Abraham Lincoln said, “Important principles may, and must, be inflexible.” In a society where doctors like Dr. Stephen Gelfand can receive lucrative contracts from drug companies if they recommend the use of their products, Dr. Gelfand chooses to follow what should be a doctor’s most important principle--the welfare of his patients has to come first. This principle stand has cost him money and sometimes subjected him to criticism from other doctors who have placed the value of the dollar over the welfare of the patient, but Dr. Gelfand persists in his writing and on radio shows like Larry G’s Prescription Addiction show to point out that the claims of the makers of the opioids are exaggerated and often just plain false.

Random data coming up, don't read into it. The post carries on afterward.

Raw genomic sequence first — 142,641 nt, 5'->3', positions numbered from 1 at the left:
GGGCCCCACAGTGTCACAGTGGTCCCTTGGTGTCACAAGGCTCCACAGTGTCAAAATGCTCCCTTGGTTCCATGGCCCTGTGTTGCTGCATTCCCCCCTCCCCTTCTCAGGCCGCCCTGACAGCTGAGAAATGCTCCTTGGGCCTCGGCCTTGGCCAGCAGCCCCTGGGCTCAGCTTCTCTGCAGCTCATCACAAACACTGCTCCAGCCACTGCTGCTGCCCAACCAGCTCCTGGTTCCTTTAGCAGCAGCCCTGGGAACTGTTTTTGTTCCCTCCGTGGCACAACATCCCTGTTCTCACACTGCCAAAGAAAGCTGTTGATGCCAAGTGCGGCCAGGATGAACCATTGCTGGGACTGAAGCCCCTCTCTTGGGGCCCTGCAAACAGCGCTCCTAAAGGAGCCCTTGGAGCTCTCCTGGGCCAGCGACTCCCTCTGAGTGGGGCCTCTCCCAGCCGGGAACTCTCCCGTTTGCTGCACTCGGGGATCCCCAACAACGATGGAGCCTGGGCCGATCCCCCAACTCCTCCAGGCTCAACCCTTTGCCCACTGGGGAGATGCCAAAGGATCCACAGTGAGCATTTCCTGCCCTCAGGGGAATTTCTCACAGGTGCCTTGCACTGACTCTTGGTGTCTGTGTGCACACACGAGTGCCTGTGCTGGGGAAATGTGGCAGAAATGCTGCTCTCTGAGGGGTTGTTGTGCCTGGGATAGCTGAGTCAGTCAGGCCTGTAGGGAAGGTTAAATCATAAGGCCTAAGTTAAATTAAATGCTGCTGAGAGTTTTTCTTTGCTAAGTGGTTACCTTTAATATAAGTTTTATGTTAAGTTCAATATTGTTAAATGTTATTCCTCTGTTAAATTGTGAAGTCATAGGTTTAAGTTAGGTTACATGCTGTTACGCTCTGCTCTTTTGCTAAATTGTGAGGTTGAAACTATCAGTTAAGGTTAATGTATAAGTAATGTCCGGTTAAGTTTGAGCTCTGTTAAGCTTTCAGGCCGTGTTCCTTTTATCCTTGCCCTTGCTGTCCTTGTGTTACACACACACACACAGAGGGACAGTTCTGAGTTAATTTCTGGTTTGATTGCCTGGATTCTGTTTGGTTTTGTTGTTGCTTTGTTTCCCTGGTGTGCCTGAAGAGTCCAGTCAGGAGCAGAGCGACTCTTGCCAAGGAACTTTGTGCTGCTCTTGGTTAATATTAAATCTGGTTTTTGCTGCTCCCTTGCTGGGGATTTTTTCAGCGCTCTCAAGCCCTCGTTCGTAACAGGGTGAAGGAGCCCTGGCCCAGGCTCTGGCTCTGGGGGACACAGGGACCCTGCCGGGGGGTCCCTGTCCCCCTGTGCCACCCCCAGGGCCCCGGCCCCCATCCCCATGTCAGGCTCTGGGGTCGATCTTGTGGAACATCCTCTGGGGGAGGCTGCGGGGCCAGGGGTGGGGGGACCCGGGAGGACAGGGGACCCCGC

Rather than allowing his patients to become more and more dependent on opioids and paying him a lucrative fee each time they see him, Dr. Gelfand explains to his patients who have been taking higher and higher doses of opioids in an attempt to control their pain that they are on a path that will lead only to more pain and a deteriorating quality of life. He educates them on the medical literature that is concluding that the continued use of these opioids is actually making their pain worse. He explains that there are real alternatives, and Dr. Gelfand’s patients experience less pain and a much improved quality of life through the use of non-opioid treatments.

In a letter to the FDA, Dr. Gelfand cited twenty-one articles/studies in the medical literature pointing out the dangers of opioid treatment for pain and the growing agreement that opioids actually increase pain.